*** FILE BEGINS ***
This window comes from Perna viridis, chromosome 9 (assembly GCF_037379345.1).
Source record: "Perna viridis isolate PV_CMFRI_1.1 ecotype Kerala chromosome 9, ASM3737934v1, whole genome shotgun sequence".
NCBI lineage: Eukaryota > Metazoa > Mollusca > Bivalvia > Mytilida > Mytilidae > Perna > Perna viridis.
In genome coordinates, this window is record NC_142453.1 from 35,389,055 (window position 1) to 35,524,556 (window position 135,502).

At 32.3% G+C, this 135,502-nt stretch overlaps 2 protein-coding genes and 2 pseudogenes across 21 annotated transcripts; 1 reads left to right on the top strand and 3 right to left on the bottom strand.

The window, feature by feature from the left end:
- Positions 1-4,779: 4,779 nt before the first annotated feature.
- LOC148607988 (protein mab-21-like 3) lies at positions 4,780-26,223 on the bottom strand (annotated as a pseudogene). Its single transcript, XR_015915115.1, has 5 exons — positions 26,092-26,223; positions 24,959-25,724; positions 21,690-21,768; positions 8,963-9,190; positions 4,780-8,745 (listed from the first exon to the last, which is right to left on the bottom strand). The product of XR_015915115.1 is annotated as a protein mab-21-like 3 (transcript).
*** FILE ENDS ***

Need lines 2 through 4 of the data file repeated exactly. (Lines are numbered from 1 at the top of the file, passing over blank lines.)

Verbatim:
Source record: "Perna viridis isolate PV_CMFRI_1.1 ecotype Kerala chromosome 9, ASM3737934v1, whole genome shotgun sequence".
NCBI lineage: Eukaryota > Metazoa > Mollusca > Bivalvia > Mytilida > Mytilidae > Perna > Perna viridis.
In genome coordinates, this window is record NC_142453.1 from 35,389,055 (window position 1) to 35,524,556 (window position 135,502).